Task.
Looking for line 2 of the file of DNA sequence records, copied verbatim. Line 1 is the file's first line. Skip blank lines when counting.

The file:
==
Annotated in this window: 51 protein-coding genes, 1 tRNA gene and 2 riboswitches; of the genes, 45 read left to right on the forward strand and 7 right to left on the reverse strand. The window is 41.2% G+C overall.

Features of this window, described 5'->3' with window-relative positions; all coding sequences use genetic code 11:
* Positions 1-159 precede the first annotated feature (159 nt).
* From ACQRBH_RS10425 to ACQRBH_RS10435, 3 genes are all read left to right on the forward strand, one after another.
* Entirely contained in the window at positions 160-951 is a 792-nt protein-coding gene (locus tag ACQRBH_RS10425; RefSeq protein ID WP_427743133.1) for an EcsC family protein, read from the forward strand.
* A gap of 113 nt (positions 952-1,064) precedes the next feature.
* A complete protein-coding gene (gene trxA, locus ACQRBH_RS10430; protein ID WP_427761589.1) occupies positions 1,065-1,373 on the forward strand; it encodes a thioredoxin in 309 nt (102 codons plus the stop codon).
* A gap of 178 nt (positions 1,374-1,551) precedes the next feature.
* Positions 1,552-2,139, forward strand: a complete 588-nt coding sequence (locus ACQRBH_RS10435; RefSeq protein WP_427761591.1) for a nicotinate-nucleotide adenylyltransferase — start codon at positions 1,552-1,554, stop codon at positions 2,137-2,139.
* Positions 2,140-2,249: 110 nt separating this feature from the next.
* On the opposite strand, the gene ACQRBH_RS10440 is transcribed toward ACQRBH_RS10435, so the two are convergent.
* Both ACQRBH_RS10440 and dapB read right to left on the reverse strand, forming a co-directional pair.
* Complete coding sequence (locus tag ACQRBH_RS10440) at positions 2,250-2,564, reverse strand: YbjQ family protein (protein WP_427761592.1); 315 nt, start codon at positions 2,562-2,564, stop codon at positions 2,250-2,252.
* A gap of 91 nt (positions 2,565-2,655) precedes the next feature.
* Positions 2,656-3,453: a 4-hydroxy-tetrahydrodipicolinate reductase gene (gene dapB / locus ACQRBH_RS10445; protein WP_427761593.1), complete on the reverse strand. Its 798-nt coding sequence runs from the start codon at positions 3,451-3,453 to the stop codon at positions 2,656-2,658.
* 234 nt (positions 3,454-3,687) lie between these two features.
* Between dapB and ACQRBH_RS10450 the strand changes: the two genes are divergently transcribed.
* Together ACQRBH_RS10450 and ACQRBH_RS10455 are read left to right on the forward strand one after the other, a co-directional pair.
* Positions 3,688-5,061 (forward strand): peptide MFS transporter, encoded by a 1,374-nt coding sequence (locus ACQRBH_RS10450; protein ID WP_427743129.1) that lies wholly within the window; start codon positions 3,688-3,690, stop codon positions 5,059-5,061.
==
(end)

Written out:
Features of this window, described 5'->3' with window-relative positions; all coding sequences use genetic code 11: